But go on he did, eventually reaching the summit and fulfilling a promise he made to himself to leave there a photo of his brother, who died in his sleep last year at age 48, when he was a young child. Explaining the photo to his Sherpa, who lacked a firm grasp of the English language, was a stern challenge, but Matty believes he got the message across.
“I’m trying to tell him the story about this whole thing, and you can tell that he doesn’t understand the details,” he said, “but because of the emotions you’re going through, he gets the gist of it.”

Mike Matty’s recent view from the summit.

Mike Matty’s recent view from the summit.

Looking back on the Everest climb, Matty said it was physically taxing in every way imaginable, and he credits the hard work he did in the months leading up the assault with enabling him to persevere, although he admits there were many times when he wondered if he could win the battle of attrition.
“You think you know what it’s going to be like, but the combination of being away from home, the unfamiliar foods, everyone has a bad cough, everybody feels like their ribs are cracked or they have pulled muscles in their chests, and so on … you’re feeling pretty beat up, and I lost 24 pounds while I was there,” he recalled. “Physically, your body’s deteriorating and your strength is declining; you’re just hoping you can get yourself up the mountain at some point.”
Watching someone die and later seeing the dead body of another climber were certainly traumatic experiences, but Matty said there were plenty of other episodes that made him question the wisdom of his decision to take on the world’s highest peak. Many came while crossing the famous Khumbu Icefall, which climbers have to traverse a half-dozen times while becoming acclimated to the altitude. The icefall, located at the head of the Khumbu Glacier, is found at the 18,000-foot mark, just above base camp, and is considered one of the most dangerous stages of the so-called South Col route to the summit, with large crevasses opening and closing with little warning and huge ice towers known to collapse suddenly.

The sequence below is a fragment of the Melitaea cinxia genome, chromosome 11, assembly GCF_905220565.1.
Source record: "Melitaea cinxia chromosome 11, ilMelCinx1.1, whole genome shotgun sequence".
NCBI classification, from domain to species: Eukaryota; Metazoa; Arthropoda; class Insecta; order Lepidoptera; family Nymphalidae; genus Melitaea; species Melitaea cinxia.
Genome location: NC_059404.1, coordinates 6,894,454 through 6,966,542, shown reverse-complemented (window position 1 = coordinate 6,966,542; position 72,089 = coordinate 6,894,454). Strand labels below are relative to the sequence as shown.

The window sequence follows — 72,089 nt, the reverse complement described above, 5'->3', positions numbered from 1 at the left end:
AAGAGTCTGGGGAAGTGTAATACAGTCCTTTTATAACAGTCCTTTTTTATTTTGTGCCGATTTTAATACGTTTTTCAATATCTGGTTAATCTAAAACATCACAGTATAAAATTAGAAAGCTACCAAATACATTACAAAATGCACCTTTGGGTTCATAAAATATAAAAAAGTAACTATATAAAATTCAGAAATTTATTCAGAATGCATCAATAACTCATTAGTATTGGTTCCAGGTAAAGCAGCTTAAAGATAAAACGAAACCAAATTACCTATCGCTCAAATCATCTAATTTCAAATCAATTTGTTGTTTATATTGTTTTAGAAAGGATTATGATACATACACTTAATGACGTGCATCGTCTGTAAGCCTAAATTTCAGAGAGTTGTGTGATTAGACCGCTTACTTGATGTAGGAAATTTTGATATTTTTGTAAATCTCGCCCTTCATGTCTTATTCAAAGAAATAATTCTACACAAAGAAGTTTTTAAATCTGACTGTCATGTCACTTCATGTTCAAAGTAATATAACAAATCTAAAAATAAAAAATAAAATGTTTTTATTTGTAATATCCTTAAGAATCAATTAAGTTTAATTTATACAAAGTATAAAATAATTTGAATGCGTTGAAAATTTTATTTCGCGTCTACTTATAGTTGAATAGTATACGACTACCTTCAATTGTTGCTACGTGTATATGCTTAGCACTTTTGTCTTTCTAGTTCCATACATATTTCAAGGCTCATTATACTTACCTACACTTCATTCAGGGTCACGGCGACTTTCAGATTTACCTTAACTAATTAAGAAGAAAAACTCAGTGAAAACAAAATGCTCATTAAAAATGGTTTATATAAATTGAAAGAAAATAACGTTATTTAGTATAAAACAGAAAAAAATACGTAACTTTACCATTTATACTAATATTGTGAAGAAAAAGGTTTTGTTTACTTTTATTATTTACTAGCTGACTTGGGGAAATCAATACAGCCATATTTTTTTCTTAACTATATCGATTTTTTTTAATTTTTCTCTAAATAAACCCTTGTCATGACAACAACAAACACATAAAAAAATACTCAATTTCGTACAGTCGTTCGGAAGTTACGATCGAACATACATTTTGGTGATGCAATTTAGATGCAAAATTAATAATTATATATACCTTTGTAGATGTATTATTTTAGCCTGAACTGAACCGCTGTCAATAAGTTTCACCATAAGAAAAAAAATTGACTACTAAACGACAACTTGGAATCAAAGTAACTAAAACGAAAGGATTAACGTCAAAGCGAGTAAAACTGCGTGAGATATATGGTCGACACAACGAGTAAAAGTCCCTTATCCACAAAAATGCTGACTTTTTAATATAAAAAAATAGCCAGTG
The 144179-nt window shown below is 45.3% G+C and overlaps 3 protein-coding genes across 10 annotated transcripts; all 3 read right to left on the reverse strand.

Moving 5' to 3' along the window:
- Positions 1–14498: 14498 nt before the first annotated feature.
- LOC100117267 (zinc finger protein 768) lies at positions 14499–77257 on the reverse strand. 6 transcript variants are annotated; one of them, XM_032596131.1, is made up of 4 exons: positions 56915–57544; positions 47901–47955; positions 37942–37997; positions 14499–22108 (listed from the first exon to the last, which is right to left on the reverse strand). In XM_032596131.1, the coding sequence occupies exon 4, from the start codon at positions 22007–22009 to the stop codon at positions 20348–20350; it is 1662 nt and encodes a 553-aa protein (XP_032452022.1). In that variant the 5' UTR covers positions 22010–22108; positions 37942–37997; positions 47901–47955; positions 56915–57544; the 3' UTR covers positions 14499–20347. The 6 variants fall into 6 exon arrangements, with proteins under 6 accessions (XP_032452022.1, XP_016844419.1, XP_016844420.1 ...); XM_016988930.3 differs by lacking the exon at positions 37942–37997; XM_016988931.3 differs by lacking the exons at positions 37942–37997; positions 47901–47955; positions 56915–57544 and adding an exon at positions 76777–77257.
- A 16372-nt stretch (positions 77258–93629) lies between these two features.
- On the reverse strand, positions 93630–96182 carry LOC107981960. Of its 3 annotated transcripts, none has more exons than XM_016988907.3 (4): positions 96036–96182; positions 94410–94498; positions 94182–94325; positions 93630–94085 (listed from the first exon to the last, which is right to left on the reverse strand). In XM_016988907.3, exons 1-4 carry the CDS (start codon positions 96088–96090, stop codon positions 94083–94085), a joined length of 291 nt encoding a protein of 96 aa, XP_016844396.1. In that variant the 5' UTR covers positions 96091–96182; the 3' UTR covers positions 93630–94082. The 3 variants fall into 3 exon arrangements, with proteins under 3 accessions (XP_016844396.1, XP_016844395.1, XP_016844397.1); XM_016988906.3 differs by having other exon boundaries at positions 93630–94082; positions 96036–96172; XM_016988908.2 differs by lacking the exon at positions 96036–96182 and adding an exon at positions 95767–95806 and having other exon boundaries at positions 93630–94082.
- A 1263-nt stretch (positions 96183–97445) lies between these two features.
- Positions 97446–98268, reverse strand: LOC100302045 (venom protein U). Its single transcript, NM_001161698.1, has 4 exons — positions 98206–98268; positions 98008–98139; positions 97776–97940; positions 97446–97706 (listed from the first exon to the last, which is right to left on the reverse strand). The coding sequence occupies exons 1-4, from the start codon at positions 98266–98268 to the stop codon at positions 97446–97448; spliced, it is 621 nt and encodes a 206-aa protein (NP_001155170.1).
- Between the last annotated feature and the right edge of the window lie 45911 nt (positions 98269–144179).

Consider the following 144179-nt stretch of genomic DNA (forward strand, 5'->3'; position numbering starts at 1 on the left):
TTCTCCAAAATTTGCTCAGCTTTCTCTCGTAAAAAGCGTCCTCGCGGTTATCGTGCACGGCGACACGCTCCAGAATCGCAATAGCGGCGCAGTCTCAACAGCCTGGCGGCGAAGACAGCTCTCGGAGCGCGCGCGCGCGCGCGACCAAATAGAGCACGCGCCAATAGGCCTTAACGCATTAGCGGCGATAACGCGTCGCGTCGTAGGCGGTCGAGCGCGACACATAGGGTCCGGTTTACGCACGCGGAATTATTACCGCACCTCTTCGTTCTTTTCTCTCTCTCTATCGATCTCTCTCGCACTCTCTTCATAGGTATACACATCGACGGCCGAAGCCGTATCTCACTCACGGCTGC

“You see these mobile-home-size blocks of ice leaning in all directions,” he recalled. “One day, the line you’re clipping on to keep from sliding down the mountain if something happens goes under a block of ice at an 80-degree angle; the next day, it’s a 60-degree angle, and the next, it’s 45 degrees; you realize that this stuff is moving all day, every day, and you’ve got to walk right underneath it.
“Tomorrow, there’s a 40-foot-wide crevasse where there was none today, because suddenly, everything just split open,” he continued. “It’s a constantly changing thing, and you’ve got to go through there six times. It’s nervewracking … you’re walking through there every time thinking, ‘this could be it, this could be it.’”
Matty did some blogging of his experience, and one of the missives he sent was that no one who attempts Everest considers the fight won until they’re through the icefall one last time and back to base camp.
“It’s one thing to be there at the summit,” he said, noting that he had a full hour to take in that view and enjoy the moment. “But it’s quite another to be back down safely and done. That’s when you say, ‘yeah, all right, I climbed Everest.”
And once back down, he made the traditional visit to the Rum Doodle restaurant in Kathmandu. He signed the wall, as more than 4,000 had before him, including the first to make it to the top, Sir Edmund Hillary, who did in 1953.
When asked what he had for dinner, Matty said he couldn’t remember. “I just know there was a lot of beer.”

George O’Brien can be reached at [email protected]